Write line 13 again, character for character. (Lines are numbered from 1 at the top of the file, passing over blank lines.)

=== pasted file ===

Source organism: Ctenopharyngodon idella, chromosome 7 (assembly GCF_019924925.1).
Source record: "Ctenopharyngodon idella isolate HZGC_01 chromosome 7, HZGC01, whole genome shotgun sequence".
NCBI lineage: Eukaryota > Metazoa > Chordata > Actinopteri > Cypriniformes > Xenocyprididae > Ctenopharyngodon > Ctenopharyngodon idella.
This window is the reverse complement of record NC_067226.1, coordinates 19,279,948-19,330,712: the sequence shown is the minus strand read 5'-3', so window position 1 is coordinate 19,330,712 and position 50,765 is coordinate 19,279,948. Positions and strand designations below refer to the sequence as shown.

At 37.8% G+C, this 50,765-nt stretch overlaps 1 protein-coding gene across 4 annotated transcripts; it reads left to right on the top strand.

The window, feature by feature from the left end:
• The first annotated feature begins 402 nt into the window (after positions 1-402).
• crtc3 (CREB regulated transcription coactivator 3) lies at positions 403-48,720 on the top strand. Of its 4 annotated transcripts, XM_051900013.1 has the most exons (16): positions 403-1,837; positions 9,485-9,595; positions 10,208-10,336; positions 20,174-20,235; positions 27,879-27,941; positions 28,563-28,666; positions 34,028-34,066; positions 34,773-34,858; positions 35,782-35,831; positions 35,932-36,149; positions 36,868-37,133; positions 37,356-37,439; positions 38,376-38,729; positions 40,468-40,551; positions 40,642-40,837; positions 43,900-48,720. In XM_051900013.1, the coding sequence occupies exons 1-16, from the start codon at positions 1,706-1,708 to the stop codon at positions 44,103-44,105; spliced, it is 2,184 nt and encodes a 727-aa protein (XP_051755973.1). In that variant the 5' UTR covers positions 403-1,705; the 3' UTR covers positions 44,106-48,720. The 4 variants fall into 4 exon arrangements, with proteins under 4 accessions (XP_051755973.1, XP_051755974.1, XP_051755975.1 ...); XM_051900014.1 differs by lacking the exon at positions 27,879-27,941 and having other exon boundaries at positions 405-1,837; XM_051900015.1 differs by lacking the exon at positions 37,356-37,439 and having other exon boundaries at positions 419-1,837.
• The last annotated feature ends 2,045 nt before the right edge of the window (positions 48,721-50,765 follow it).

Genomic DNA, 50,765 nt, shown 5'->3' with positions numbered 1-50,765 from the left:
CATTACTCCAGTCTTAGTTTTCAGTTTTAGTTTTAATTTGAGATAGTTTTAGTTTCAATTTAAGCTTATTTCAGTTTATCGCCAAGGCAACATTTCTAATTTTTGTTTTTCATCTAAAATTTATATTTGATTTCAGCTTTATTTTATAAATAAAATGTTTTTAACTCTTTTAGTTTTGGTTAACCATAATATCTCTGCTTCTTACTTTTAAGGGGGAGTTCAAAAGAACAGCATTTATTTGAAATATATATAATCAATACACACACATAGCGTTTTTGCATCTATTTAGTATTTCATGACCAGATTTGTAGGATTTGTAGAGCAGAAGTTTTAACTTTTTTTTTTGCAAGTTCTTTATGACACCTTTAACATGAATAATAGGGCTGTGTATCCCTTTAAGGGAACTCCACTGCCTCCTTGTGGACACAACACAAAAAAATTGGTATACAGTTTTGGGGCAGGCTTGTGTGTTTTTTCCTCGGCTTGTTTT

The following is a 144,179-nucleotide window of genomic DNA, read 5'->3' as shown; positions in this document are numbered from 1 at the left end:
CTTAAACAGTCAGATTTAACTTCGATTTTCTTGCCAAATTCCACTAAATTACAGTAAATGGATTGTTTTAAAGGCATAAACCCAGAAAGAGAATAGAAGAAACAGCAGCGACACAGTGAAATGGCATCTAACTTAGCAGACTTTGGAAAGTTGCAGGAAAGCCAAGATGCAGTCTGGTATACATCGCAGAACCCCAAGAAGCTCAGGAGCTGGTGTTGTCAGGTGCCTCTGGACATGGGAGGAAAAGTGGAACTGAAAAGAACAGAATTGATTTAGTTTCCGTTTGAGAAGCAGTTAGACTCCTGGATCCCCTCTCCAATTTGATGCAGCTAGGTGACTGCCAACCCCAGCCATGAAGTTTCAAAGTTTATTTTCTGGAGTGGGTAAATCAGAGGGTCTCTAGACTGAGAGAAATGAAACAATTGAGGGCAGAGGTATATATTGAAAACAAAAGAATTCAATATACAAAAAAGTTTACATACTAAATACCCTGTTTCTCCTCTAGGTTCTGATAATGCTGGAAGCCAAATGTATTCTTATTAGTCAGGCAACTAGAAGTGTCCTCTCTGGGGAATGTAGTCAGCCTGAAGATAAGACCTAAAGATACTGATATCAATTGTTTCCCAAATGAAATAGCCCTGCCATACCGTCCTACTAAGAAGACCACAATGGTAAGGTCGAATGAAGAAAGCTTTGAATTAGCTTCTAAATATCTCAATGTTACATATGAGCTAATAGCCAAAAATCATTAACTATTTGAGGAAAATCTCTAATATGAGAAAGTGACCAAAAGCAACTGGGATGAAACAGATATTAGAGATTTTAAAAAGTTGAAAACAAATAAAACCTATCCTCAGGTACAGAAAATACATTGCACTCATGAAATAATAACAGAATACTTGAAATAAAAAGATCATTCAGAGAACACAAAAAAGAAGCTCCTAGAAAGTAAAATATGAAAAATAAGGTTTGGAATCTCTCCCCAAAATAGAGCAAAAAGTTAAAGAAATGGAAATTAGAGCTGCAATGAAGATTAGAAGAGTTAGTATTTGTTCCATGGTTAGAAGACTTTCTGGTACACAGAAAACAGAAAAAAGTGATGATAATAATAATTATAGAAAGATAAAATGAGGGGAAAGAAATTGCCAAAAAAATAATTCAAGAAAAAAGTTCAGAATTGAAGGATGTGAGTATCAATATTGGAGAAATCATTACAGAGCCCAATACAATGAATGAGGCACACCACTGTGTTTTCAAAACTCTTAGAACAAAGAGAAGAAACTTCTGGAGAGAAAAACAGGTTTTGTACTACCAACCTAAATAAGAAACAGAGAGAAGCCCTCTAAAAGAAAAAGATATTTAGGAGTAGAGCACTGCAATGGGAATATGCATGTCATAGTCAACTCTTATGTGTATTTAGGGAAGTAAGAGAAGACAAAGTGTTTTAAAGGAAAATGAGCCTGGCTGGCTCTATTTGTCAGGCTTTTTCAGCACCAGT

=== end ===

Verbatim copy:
CTTAAACAGTCAGATTTAACTTCGATTTTCTTGCCAAATTCCACTAAATTACAGTAAATGGATTGTTTTAAAGGCATAAACCCAGAAAGAGAATAGAAGAAACAGCAGCGACACAGTGAAATGGCATCTAACTTAGCAGACTTTGGAAAGTTGCAGGAAAGCCAAGATGCAGTCTGGTATACATCGCAGAACCCCAAGAAGCTCAGGAGCTGGTGTTGTCAGGTGCCTCTGGACATGGGAGGAAAAGTGGAACTGAAAAGAACAGAATTGATTTAGTTTCCGTTTGAGAAGCAGTTAGACTCCTGGATCCCCTCTCCAATTTGATGCAGCTAGGTGACTGCCAACCCCAGCCATGAAGTTTCAAAGTTTATTTTCTGGAGTGGGTAAATCAGAGGGTCTCTAGACTGAGAGAAATGAAACAATTGAGGGCAGAGGTATATATTGAAAACAAAAGAATTCAATATACAAAAAAGTTTACATACTAAATACCCTGTTTCTCCTCTAGGTTCTGATAATGCTGGAAGCCAAATGTATTCTTATTAGTCAGGCAACTAGAAGTGTCCTCTCTGGGGAATGTAGTCAGCCTGAAGATAAGACCTAAAGATACTGATATCAATTGTTTCCCAAATGAAATAGCCCTGCCATACCGTCCTACTAAGAAGACCACAATGGTAAGGTCGAATGAAGAAAGCTTTGAATTAGCTTCTAAATATCTCAATGTTACATATGAGCTAATAGCCAAAAATCATTAACTATTTGAGGAAAATCTCTAATATGAGAAAGTGACCAAAAGCAACTGGGATGAAACAGATATTAGAGATTTTAAAAAGTTGAAAACAAATAAAACCTATCCTCAGGTACAGAAAATACATTGCACTCATGAAATAATAACAGAATACTTGAAATAAAAAGATCATTCAGAGAACACAAAAAAGAAGCTCCTAGAAAGTAAAATATGAAAAATAAGGTTTGGAATCTCTCCCCAAAATAGAGCAAAAAGTTAAAGAAATGGAAATTAGAGCTGCAATGAAGATTAGAAGAGTTAGTATTTGTTCCATGGTTAGAAGACTTTCTGGTACACAGAAAACAGAAAAAAGTGATGATAATAATAATTATAGAAAGATAAAATGAGGGGAAAGAAATTGCCAAAAAAATAATTCAAGAAAAAAGTTCAGAATTGAAGGATGTGAGTATCAATATTGGAGAAATCATTACAGAGCCCAATACAATGAATGAGGCACACCACTGTGTTTTCAAAACTCTTAGAACAAAGAGAAGAAACTTCTGGAGAGAAAAACAGGTTTTGTACTACCAACCTAAATAAGAAACAGAGAGAAGCCCTCTAAAAGAAAAAGATATTTAGGAGTAGAGCACTGCAATGGGAATATGCATGTCATAGTCAACTCTTATGTGTATTTAGGGAAGTAAGAGAAGACAAAGTGTTTTAAAGGAAAATGAGCCTGGCTGGCTCTATTTGTCAGGCTTTTTCAGCACCAGT